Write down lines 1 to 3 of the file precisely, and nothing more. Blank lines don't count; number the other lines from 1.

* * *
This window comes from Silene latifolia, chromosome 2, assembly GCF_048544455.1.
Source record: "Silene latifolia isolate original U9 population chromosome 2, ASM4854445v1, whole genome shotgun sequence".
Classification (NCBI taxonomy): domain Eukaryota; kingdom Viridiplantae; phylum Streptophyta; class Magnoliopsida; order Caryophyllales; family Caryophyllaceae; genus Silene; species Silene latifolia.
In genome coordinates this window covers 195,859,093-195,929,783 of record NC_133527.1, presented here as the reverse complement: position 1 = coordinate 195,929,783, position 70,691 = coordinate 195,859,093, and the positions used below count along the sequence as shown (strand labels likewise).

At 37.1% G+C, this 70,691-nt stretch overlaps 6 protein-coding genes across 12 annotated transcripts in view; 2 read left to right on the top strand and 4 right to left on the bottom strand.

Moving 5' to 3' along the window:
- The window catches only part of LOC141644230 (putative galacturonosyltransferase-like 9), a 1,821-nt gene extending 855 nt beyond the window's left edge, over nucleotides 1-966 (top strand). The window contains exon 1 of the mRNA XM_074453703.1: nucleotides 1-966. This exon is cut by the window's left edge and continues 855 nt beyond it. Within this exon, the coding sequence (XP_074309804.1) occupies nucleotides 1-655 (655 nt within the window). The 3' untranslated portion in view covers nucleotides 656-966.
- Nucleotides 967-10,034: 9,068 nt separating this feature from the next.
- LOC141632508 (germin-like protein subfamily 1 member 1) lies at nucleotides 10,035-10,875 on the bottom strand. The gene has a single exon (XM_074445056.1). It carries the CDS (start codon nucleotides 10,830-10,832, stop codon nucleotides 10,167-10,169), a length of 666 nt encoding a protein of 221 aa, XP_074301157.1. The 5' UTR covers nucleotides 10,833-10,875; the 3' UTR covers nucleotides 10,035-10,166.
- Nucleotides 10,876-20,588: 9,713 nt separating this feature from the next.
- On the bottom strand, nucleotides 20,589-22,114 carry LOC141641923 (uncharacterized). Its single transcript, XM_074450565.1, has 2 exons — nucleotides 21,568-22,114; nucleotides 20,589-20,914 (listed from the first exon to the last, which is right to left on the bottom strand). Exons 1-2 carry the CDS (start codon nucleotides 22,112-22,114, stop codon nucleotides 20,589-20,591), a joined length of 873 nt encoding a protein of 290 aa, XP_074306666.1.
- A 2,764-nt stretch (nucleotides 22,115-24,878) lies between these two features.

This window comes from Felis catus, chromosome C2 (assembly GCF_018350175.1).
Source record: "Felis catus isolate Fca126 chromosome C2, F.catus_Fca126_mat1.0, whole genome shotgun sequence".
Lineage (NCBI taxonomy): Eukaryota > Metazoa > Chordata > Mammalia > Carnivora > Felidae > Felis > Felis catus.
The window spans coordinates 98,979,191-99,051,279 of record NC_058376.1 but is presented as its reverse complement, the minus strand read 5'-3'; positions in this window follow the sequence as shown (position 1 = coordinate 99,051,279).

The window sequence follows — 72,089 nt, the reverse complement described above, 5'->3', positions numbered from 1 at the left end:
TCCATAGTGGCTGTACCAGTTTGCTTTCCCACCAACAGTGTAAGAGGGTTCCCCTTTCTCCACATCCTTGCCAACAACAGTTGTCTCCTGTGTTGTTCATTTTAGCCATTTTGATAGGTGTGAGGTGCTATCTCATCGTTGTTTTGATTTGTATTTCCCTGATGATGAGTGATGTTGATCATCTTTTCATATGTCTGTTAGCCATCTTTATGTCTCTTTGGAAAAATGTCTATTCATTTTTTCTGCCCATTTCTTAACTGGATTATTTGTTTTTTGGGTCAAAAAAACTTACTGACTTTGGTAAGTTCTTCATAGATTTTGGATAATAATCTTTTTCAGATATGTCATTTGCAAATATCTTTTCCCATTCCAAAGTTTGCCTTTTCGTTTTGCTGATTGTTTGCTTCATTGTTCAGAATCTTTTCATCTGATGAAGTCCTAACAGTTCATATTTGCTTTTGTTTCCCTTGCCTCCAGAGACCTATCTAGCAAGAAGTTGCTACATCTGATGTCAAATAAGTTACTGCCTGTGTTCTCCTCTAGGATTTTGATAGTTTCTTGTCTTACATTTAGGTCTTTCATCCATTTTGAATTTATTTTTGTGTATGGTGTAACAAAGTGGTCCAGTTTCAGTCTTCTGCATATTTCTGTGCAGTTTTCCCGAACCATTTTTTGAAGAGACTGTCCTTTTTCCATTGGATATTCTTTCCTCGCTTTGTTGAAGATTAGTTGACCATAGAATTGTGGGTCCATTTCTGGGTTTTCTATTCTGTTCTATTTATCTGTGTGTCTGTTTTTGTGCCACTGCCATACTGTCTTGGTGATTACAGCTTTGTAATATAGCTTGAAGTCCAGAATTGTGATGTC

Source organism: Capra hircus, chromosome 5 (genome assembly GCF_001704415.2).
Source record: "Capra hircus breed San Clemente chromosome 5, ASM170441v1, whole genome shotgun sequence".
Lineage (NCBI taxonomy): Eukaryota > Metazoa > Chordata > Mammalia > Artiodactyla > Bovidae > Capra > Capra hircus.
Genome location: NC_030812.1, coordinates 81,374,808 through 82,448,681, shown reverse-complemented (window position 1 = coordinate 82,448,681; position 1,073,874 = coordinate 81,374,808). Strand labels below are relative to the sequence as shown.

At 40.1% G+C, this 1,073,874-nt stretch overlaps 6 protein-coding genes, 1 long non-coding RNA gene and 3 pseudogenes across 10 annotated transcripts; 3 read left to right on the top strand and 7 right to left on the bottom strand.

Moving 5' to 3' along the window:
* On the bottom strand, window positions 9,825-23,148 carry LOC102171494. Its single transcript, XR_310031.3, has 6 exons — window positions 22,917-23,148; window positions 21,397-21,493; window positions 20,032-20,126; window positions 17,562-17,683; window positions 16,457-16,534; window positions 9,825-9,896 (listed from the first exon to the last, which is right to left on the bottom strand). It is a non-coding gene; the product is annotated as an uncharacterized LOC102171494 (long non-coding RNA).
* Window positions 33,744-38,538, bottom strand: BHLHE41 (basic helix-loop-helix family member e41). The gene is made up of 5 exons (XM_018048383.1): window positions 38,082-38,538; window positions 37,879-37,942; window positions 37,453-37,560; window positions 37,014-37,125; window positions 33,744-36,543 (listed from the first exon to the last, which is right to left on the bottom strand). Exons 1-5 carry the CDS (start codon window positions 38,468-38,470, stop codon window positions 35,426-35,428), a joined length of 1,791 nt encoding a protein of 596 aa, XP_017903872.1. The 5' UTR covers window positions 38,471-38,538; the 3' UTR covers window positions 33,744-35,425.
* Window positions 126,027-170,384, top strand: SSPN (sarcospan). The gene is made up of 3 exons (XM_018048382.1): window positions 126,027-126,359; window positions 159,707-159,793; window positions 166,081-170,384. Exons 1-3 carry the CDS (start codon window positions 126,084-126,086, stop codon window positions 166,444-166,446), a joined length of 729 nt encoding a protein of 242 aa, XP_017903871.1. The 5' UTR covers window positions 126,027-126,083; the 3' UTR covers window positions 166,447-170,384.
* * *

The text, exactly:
This window comes from Silene latifolia, chromosome 2, assembly GCF_048544455.1.
Source record: "Silene latifolia isolate original U9 population chromosome 2, ASM4854445v1, whole genome shotgun sequence".
Classification (NCBI taxonomy): domain Eukaryota; kingdom Viridiplantae; phylum Streptophyta; class Magnoliopsida; order Caryophyllales; family Caryophyllaceae; genus Silene; species Silene latifolia.